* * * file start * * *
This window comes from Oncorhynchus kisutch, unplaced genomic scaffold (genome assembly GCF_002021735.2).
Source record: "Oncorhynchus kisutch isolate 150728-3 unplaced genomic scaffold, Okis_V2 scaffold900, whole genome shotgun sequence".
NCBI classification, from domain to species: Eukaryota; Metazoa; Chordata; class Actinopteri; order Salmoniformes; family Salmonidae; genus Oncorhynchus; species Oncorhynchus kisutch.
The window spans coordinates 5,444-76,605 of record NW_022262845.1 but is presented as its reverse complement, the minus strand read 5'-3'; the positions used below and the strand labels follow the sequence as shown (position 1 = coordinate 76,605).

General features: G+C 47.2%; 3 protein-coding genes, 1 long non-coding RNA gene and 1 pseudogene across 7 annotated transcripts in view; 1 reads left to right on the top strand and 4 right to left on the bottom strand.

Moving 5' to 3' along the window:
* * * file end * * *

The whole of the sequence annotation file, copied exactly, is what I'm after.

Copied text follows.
This window comes from Oncorhynchus kisutch, unplaced genomic scaffold (genome assembly GCF_002021735.2).
Source record: "Oncorhynchus kisutch isolate 150728-3 unplaced genomic scaffold, Okis_V2 scaffold900, whole genome shotgun sequence".
NCBI classification, from domain to species: Eukaryota; Metazoa; Chordata; class Actinopteri; order Salmoniformes; family Salmonidae; genus Oncorhynchus; species Oncorhynchus kisutch.
The window spans coordinates 5,444-76,605 of record NW_022262845.1 but is presented as its reverse complement, the minus strand read 5'-3'; the positions used below and the strand labels follow the sequence as shown (position 1 = coordinate 76,605).

General features: G+C 47.2%; 3 protein-coding genes, 1 long non-coding RNA gene and 1 pseudogene across 7 annotated transcripts in view; 1 reads left to right on the top strand and 4 right to left on the bottom strand.

Moving 5' to 3' along the window: